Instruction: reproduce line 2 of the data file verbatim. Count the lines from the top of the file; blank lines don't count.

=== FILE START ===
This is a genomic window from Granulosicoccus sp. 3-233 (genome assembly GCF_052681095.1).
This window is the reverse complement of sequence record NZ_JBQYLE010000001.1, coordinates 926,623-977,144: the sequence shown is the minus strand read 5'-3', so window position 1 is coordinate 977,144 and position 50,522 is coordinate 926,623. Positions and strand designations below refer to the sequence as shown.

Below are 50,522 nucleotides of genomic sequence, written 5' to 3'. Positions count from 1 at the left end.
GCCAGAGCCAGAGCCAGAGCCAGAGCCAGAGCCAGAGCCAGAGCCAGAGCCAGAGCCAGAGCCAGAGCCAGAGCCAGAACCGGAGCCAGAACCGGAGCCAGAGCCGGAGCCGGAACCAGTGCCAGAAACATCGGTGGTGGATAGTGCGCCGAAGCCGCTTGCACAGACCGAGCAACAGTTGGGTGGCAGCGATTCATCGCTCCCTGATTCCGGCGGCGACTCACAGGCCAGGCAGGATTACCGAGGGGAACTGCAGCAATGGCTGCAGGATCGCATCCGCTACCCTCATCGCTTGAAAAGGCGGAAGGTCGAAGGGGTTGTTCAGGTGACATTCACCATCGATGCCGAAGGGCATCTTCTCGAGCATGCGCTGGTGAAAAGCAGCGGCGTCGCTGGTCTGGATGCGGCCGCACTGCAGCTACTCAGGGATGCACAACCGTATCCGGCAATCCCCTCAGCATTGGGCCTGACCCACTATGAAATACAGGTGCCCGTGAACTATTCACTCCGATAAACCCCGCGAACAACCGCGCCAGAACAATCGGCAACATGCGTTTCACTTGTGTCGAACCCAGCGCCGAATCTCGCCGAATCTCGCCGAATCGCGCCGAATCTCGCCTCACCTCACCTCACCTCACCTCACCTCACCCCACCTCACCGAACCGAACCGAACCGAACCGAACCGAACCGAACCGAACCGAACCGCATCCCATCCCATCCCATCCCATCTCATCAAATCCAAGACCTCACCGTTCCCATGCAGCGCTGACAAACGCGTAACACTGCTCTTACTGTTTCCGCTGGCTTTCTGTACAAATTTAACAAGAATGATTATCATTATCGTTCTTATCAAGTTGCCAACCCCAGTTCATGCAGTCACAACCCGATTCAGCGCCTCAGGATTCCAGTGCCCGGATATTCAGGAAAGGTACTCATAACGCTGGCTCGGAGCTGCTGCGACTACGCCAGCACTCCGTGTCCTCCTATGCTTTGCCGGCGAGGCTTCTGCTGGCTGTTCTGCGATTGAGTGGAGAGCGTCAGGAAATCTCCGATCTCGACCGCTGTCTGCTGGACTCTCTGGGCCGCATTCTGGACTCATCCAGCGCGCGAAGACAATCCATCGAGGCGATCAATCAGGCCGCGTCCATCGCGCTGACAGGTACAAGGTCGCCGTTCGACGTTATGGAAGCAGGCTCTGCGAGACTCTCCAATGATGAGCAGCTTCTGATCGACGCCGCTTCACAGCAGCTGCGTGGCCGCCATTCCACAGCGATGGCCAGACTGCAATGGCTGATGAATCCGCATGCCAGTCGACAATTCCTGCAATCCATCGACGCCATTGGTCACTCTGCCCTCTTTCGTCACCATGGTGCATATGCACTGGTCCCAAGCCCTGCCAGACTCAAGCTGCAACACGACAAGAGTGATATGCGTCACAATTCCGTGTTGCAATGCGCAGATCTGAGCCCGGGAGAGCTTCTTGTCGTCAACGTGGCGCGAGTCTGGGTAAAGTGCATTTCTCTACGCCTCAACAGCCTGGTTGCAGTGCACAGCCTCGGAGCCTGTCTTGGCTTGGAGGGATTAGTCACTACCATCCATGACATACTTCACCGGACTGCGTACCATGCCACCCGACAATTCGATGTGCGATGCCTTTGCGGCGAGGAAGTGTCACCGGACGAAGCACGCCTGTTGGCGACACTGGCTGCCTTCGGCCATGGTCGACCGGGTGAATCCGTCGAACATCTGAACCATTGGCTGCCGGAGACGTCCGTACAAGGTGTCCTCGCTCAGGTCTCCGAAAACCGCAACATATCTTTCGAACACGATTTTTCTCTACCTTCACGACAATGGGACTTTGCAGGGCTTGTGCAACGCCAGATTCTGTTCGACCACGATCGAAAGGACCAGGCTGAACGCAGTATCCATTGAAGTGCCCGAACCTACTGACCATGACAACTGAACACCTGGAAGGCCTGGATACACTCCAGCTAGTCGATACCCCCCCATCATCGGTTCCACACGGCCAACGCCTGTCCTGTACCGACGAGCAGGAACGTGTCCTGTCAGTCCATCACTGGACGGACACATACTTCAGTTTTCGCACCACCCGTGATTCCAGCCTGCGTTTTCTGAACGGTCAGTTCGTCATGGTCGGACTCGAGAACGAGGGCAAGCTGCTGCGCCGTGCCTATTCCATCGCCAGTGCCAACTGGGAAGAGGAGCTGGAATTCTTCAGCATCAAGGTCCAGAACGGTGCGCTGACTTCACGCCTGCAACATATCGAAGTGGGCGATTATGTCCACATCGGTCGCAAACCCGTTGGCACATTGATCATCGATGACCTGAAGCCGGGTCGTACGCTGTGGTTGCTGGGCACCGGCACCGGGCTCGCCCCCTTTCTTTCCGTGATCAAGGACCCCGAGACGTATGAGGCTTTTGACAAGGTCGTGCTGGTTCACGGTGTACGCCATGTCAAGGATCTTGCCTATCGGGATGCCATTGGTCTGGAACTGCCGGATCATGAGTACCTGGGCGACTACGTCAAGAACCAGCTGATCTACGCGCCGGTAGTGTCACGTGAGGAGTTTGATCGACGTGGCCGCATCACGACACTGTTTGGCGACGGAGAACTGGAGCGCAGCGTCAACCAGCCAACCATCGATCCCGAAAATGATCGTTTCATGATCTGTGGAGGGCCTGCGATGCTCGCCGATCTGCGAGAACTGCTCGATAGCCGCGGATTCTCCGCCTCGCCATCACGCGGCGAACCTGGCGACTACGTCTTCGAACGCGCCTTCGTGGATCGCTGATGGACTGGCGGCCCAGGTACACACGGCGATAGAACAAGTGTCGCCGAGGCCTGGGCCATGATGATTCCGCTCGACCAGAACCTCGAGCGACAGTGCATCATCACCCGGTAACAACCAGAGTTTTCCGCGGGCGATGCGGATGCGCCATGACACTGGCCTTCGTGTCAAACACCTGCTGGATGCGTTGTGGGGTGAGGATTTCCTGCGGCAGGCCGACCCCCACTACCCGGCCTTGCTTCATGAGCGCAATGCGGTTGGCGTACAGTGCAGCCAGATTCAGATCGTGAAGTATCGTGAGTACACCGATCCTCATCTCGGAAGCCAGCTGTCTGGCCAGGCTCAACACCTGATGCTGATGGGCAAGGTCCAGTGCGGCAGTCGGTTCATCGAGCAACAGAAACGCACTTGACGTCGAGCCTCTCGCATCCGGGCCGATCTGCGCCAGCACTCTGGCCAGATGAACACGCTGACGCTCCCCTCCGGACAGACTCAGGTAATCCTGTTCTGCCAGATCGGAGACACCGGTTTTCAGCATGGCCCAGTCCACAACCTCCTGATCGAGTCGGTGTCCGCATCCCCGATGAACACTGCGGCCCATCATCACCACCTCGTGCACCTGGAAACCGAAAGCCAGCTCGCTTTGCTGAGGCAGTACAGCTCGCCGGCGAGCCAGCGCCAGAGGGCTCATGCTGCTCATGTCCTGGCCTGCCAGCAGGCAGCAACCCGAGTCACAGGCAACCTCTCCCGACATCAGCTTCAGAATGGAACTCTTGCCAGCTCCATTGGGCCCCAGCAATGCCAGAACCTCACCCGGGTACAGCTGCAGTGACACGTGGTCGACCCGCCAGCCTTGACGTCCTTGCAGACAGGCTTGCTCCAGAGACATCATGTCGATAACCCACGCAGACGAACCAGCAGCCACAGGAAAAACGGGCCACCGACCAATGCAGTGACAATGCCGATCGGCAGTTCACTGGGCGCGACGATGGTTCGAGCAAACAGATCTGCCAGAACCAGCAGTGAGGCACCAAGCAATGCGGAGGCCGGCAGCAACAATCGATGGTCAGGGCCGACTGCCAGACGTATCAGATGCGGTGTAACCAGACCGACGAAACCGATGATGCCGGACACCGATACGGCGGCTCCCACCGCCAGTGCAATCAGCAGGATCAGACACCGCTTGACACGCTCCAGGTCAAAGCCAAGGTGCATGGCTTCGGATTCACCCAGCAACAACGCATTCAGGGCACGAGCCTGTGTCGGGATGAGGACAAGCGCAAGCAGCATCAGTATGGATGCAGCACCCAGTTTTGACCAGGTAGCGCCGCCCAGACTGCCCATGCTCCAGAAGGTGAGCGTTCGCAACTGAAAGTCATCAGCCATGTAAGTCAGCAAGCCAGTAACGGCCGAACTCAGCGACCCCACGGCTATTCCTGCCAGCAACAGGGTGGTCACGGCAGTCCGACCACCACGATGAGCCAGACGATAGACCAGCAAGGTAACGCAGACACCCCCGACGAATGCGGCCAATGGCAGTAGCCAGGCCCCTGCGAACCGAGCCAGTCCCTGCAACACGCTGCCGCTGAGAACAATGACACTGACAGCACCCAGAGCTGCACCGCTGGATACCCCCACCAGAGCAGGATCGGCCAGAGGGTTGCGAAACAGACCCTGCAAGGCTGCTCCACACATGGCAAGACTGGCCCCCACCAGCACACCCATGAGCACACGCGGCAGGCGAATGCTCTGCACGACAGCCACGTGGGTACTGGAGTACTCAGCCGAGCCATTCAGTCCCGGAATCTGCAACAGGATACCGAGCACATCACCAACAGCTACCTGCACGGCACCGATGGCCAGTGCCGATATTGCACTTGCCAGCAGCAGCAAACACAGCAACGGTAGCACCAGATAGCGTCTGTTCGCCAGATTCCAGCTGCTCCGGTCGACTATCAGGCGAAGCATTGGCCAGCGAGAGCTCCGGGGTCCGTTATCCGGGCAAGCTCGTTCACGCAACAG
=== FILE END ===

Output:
This window is the reverse complement of sequence record NZ_JBQYLE010000001.1, coordinates 926,623-977,144: the sequence shown is the minus strand read 5'-3', so window position 1 is coordinate 977,144 and position 50,522 is coordinate 926,623. Positions and strand designations below refer to the sequence as shown.